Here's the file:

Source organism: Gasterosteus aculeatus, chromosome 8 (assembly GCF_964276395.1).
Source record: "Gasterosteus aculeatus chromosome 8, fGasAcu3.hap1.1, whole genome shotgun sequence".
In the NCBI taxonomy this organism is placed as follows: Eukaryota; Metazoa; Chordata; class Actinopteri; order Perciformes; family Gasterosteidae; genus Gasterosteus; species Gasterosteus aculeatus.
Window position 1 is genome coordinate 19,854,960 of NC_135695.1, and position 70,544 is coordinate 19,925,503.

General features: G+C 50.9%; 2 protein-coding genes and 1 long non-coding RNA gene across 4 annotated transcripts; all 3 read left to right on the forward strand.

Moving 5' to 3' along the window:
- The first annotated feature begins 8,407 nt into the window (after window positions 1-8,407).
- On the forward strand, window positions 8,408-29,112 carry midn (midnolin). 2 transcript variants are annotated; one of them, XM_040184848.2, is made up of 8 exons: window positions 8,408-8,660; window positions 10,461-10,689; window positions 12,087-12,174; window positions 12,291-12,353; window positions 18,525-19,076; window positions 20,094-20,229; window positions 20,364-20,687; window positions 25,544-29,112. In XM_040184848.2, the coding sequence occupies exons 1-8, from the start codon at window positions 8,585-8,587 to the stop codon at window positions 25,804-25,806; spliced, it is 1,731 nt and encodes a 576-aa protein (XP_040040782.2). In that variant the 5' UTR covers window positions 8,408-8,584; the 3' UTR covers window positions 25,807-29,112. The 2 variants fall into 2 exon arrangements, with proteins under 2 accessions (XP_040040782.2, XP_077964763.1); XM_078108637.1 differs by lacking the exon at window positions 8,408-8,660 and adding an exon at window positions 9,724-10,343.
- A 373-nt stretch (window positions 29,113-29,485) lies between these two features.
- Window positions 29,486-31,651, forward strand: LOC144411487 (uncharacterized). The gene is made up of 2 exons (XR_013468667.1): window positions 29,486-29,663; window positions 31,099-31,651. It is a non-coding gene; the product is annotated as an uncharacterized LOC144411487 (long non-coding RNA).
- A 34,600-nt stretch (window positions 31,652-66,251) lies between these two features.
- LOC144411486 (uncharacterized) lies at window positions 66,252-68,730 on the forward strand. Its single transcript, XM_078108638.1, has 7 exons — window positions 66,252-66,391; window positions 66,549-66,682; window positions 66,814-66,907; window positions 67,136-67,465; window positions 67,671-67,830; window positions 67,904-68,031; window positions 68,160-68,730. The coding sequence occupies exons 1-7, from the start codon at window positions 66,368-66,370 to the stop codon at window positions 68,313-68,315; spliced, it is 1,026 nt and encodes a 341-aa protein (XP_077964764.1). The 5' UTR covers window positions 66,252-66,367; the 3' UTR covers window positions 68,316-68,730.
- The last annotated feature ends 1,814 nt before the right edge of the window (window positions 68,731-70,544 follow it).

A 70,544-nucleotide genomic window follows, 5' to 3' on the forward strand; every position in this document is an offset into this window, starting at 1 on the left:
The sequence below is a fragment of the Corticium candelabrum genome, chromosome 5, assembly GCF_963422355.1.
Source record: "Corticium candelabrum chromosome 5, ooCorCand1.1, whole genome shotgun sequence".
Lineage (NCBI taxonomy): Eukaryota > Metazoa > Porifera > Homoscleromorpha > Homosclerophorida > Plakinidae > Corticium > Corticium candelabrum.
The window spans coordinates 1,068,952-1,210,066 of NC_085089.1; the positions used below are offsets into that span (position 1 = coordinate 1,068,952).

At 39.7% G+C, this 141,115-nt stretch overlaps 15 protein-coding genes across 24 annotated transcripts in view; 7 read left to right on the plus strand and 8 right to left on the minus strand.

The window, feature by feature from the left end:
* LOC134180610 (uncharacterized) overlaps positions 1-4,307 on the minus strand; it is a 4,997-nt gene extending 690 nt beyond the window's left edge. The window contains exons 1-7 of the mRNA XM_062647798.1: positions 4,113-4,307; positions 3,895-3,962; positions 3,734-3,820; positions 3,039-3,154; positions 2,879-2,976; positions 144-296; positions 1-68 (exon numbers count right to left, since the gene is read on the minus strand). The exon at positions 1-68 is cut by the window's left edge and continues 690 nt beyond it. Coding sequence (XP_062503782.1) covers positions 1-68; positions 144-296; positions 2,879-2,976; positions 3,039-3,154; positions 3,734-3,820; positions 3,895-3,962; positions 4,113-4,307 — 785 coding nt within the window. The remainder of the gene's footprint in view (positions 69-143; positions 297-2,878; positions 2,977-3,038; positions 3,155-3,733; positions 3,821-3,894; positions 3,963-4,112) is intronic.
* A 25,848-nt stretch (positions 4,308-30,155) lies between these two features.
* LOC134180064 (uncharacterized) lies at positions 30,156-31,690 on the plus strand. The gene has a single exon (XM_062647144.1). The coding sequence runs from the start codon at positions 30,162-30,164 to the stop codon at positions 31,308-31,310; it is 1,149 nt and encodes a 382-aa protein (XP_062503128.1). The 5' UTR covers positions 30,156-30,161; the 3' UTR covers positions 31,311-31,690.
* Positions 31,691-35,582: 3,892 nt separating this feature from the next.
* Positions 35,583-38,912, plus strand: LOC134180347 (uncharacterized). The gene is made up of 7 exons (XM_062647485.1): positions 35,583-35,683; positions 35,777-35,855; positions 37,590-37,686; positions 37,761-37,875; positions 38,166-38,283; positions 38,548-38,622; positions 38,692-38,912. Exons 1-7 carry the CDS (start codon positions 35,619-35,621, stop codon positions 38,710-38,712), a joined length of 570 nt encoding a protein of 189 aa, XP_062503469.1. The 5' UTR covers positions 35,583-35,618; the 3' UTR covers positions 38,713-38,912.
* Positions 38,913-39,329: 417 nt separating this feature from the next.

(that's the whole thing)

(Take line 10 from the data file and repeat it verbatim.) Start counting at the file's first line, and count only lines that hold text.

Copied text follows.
- Window positions 29,486-31,651, forward strand: LOC144411487 (uncharacterized). The gene is made up of 2 exons (XR_013468667.1): window positions 29,486-29,663; window positions 31,099-31,651. It is a non-coding gene; the product is annotated as an uncharacterized LOC144411487 (long non-coding RNA).